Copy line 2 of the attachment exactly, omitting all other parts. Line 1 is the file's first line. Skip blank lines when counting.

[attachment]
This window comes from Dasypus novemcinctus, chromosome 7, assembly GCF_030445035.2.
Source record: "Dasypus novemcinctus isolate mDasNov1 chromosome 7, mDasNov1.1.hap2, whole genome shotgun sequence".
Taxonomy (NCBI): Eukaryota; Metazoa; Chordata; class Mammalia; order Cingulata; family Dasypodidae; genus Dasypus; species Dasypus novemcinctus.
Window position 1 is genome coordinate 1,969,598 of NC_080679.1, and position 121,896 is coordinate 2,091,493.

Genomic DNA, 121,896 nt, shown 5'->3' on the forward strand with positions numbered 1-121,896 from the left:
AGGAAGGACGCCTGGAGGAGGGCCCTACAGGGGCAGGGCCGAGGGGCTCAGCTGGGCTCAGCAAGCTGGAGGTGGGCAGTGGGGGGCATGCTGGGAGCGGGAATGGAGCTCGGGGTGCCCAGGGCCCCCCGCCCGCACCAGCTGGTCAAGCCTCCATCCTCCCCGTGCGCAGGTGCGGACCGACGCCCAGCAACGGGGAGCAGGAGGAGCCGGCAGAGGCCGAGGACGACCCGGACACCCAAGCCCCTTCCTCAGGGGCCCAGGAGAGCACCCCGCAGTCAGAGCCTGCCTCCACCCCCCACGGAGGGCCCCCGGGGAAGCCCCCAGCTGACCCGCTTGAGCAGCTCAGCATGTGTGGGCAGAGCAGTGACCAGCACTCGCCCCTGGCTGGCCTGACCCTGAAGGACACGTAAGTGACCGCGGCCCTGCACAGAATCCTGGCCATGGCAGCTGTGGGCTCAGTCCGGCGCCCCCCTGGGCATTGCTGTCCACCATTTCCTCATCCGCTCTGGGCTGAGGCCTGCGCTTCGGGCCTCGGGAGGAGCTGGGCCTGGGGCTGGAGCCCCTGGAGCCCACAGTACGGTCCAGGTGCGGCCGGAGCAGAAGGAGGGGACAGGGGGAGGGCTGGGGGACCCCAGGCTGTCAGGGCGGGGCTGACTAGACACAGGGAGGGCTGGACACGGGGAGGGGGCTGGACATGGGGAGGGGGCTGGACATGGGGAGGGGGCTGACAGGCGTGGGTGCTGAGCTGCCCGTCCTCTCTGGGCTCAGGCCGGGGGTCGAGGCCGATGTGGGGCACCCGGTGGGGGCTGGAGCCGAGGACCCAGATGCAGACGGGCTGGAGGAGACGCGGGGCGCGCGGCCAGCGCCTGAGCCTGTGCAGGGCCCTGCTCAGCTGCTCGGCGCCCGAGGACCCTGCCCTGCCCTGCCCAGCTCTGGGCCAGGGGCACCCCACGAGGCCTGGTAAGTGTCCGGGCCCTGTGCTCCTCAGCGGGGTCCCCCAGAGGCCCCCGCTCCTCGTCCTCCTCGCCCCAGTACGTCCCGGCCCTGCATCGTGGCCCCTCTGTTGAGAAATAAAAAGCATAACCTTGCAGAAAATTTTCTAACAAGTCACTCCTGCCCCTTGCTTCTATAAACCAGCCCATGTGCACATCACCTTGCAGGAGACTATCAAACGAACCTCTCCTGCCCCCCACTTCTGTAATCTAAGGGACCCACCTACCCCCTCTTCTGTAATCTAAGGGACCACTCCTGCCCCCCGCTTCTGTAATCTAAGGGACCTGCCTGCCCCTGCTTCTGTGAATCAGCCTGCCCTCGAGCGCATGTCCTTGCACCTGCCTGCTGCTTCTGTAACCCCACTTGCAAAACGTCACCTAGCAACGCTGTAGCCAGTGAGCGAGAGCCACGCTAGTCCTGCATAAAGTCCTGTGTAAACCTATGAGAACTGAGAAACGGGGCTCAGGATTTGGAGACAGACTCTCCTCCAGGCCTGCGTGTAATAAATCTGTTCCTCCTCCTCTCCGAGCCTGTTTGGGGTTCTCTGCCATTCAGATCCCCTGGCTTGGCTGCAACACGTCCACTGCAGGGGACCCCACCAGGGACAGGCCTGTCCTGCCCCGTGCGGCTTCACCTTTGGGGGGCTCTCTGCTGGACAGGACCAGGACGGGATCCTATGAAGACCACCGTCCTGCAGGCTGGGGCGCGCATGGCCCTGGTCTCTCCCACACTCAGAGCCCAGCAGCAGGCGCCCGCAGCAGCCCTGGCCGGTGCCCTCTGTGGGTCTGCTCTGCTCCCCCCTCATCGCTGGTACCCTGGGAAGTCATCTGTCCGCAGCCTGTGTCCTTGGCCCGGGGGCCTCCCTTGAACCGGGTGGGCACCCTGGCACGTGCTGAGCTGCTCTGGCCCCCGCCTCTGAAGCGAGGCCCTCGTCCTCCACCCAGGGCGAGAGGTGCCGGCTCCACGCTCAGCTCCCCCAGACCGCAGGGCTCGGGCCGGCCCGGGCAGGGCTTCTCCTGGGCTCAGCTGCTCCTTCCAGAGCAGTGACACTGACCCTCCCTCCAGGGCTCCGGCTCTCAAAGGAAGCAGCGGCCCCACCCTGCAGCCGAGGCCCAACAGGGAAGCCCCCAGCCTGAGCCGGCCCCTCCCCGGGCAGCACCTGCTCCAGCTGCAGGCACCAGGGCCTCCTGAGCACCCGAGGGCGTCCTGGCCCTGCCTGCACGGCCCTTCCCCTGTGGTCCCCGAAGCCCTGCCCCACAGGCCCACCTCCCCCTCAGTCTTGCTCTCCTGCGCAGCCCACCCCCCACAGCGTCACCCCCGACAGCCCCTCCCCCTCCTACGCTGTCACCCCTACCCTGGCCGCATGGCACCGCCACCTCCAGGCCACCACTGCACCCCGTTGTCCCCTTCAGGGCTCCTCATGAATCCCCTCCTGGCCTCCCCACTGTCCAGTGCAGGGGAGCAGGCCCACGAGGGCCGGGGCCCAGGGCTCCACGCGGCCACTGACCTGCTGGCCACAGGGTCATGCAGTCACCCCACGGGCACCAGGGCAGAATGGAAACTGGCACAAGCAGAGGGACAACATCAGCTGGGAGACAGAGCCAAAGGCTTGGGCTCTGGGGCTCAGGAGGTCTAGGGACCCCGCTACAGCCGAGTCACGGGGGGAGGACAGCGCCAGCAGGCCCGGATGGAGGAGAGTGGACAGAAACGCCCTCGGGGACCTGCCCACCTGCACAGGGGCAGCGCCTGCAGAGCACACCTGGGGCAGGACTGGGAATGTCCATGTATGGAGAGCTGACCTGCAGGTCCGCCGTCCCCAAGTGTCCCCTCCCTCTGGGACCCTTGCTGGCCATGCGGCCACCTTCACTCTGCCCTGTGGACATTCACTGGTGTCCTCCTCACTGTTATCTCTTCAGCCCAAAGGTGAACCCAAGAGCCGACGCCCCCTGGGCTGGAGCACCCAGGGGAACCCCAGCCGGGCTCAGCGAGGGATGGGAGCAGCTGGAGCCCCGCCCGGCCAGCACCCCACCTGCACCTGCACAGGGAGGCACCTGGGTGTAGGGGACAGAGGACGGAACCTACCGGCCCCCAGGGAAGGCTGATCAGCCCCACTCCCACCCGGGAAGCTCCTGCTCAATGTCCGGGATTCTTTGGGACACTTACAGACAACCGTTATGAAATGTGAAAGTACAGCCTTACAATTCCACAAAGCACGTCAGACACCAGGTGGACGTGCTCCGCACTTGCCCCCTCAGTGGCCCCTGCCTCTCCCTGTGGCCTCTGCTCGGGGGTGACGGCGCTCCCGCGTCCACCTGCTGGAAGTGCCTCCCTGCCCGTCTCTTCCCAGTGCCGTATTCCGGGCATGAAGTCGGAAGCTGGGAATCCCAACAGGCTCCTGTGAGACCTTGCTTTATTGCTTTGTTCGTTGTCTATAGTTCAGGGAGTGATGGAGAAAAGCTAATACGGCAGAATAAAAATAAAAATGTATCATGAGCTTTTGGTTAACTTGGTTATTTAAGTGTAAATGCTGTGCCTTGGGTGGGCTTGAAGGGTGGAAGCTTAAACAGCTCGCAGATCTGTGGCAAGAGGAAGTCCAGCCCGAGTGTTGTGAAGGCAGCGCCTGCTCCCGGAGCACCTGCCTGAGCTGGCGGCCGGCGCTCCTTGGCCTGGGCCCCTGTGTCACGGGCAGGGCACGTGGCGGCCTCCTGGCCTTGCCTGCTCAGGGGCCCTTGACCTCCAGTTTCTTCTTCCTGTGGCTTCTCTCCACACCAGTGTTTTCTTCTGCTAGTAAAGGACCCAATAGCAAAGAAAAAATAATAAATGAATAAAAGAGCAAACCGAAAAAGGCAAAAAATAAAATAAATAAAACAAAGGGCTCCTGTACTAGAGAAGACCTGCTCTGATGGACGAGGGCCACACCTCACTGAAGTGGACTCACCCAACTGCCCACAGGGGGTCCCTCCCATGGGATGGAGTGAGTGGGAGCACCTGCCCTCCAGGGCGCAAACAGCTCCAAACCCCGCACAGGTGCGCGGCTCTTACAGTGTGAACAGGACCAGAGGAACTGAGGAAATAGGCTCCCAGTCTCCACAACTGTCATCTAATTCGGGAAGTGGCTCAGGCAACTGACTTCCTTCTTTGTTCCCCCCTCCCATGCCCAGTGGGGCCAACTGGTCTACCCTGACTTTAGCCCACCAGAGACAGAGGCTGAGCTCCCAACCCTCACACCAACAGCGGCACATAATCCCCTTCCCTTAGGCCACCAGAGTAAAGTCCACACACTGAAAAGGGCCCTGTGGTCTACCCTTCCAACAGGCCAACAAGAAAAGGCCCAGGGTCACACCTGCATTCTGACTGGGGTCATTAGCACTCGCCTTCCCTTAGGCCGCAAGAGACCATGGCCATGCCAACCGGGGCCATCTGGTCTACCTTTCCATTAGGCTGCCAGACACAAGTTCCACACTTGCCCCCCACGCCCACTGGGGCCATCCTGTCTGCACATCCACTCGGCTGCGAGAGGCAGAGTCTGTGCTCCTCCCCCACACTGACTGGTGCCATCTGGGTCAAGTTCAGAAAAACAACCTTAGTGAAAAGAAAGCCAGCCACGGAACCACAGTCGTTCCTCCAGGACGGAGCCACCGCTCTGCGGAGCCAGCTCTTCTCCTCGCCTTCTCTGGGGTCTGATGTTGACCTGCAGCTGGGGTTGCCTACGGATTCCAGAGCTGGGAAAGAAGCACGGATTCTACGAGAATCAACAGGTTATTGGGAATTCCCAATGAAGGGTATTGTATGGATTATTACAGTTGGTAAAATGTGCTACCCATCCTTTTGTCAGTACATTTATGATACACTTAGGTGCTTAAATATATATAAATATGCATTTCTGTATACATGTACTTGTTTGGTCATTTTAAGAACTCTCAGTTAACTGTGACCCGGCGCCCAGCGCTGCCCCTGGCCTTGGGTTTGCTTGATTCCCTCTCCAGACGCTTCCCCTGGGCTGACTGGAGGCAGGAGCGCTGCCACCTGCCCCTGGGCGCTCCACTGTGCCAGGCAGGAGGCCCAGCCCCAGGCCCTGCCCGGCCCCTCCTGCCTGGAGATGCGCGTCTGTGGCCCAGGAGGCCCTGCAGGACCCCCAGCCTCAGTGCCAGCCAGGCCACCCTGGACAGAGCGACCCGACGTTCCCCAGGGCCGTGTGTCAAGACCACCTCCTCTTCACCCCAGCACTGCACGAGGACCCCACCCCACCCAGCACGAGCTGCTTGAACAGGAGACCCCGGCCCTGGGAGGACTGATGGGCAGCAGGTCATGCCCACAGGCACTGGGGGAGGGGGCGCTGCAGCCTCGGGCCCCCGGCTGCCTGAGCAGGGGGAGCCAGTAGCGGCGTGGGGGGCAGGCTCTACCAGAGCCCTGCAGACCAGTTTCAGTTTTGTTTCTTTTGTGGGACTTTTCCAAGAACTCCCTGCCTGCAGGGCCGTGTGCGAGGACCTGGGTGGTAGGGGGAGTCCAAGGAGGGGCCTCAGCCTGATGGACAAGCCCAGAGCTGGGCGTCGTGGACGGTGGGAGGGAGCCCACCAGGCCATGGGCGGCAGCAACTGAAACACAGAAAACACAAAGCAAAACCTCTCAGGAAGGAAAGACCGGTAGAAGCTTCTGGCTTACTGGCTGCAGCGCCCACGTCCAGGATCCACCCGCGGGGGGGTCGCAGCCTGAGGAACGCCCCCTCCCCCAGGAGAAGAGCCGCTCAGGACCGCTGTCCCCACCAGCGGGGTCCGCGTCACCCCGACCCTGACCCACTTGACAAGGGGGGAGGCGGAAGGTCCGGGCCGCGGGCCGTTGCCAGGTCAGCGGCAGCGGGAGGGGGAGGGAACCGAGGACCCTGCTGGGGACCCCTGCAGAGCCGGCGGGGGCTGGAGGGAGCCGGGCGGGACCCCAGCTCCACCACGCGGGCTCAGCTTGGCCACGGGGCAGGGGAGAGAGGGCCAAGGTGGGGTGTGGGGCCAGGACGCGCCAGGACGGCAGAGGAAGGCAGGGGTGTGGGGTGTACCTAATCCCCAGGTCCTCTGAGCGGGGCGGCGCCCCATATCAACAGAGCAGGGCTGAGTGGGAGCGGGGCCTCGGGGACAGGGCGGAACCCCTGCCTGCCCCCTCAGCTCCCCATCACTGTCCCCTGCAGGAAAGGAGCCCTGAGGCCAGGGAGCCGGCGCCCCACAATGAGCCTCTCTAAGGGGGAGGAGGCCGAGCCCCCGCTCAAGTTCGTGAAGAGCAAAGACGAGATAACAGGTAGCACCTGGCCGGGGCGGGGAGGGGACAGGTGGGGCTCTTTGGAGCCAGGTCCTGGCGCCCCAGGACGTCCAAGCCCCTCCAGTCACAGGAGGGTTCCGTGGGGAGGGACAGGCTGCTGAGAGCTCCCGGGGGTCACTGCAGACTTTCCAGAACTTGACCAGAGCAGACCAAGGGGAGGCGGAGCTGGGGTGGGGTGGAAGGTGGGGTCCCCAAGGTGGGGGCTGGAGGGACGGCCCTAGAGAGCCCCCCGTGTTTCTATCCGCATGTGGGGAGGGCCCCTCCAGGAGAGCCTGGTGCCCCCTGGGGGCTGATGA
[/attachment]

Source record: "Dasypus novemcinctus isolate mDasNov1 chromosome 7, mDasNov1.1.hap2, whole genome shotgun sequence".